With great nostalgia, Nandini would tell her children about the halcyon days of her childhood. During his tenure as an administrator for the British, Vinayak was posted in different places: Allahabad, Lucknow, Bikaner, Kashmir. The family always travelled with him and lived in large, colonial bungalows with outhouses, tennis courts, beautiful gardens, sometimes a rose garden as well, with pansies, sweet peas, dahlias laid out by the previous memsahib. They had a huge staff, all in uniform; men with turbans and the crest VM. And there were ponies and dogs too.

When she was reminiscing, Nandini would talk of how she felt sad when she saw the punkhawalla, who was usually blind, sitting on the balcony, a rope attached to his toes, moving a large fan to cool the house. She would often sit next to him listening as he narrated folk tales. On summer nights, they all slept under the stars, their beds in a row, with the chowkidar and dogs keeping guard.

In the winter months, Vinayak would sometimes tour his province and the whole family would camp with him. The staff went ahead and put up the tents: the bedrooms, the golkamara (drawing room), the toilets, and the kitchen. Usually they camped in a wooded area or near a stream. The children had an Irish governess, Miss McGonigal, who travelled with them so their education would not suffer. When they lived in Kashmir, Vinayak toured distant villages on horseback in the morning, and in the afternoon, he would sit in the garden of their Srinagar home to hear the pleas of villagers and dispense justice.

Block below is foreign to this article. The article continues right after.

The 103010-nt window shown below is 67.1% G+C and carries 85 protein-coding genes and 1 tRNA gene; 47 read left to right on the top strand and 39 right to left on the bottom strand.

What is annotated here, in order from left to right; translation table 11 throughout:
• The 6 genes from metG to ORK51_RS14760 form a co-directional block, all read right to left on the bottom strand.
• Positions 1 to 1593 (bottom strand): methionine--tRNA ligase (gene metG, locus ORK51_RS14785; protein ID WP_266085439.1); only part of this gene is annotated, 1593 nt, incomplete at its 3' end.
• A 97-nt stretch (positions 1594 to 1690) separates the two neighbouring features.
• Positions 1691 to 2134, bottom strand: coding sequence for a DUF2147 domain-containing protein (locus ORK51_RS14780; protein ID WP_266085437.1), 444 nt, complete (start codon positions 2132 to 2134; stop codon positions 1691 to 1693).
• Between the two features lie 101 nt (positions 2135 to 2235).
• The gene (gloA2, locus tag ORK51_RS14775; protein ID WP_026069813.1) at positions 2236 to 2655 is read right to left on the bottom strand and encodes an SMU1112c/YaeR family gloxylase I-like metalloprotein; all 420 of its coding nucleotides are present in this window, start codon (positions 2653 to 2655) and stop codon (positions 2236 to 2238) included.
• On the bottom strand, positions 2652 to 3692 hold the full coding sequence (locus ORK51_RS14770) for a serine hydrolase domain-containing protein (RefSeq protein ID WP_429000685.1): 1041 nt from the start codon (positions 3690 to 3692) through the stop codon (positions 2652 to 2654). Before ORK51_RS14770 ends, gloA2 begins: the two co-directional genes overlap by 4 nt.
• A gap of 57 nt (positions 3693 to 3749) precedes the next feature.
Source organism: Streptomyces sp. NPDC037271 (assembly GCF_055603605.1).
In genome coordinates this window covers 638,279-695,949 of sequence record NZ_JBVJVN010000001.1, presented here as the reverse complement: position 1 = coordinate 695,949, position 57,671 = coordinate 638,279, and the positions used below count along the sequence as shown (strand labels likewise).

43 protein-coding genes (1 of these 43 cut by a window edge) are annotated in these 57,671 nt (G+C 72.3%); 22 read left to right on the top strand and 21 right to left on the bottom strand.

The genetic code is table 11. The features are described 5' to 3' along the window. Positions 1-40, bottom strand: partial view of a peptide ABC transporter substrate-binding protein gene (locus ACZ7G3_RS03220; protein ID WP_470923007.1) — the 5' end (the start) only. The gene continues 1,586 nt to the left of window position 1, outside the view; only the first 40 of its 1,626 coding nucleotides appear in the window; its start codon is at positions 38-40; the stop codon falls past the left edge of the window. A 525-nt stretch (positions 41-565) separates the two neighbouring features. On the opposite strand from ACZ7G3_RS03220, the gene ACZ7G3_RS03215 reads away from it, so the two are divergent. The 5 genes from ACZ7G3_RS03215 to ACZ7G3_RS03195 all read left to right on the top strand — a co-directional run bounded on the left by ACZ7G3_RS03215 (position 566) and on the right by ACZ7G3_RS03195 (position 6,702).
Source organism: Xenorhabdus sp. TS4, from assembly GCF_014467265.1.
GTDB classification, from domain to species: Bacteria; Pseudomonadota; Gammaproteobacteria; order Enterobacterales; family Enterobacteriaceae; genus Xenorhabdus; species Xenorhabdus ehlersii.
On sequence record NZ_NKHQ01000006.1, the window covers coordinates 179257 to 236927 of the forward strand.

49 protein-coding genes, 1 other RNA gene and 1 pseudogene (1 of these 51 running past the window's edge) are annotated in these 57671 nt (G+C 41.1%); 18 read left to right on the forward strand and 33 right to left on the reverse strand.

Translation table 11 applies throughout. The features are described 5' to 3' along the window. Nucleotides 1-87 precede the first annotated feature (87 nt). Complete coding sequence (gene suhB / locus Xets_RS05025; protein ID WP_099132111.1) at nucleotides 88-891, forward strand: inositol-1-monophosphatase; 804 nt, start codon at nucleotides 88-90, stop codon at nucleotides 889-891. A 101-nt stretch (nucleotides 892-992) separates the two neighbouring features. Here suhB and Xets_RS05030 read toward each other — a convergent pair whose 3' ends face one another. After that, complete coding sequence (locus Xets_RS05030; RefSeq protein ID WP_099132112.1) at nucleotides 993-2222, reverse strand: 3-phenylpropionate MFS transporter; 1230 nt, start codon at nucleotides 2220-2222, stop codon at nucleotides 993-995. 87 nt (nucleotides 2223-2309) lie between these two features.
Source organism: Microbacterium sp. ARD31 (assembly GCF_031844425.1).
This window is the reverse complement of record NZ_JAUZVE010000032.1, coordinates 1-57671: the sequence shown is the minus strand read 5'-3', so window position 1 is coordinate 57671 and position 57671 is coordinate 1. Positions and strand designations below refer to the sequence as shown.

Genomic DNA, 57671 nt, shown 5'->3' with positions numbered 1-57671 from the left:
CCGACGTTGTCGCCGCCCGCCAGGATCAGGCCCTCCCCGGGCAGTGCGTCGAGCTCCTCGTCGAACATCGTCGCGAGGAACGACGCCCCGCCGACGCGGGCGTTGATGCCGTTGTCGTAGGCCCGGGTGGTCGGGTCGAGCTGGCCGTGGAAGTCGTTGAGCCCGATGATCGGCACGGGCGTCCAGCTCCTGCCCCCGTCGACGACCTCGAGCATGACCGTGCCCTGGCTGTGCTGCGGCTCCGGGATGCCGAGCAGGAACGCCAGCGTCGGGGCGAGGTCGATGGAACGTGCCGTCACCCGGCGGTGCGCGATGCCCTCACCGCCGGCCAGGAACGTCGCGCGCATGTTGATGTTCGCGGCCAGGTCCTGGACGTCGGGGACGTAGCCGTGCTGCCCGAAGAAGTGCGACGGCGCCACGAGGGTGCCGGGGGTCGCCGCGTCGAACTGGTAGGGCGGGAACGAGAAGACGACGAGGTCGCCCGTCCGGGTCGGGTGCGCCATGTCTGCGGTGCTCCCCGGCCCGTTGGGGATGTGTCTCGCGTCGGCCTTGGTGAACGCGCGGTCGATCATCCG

In her parents’ home Iravati had eaten neither tomatoes nor watermelon, as their colour was said to be suggestive of and resemble meat. However, in her marital home they were all non- vegetarian and rather Anglicized. They would eat Gujarati food for lunch, but dinner was Western cuisine: buttered quails, artichokes, candied fruits, roasts, and port or sherry. The family felt the need to be westernized or the white memsahibs would not socialize with them. They spoke Gujarati at home, but English otherwise. The girls wore frocks, long socks, Mary Jane shoes, and bows in their hair. The children were fed at 7 p.m., separately, sometimes a stew (pish-pash) with pieces of meat floating in it. From the time she was a child, Nandini disliked meat, and would quietly pass the bits to the dogs, sitting eagerly at her feet under the table.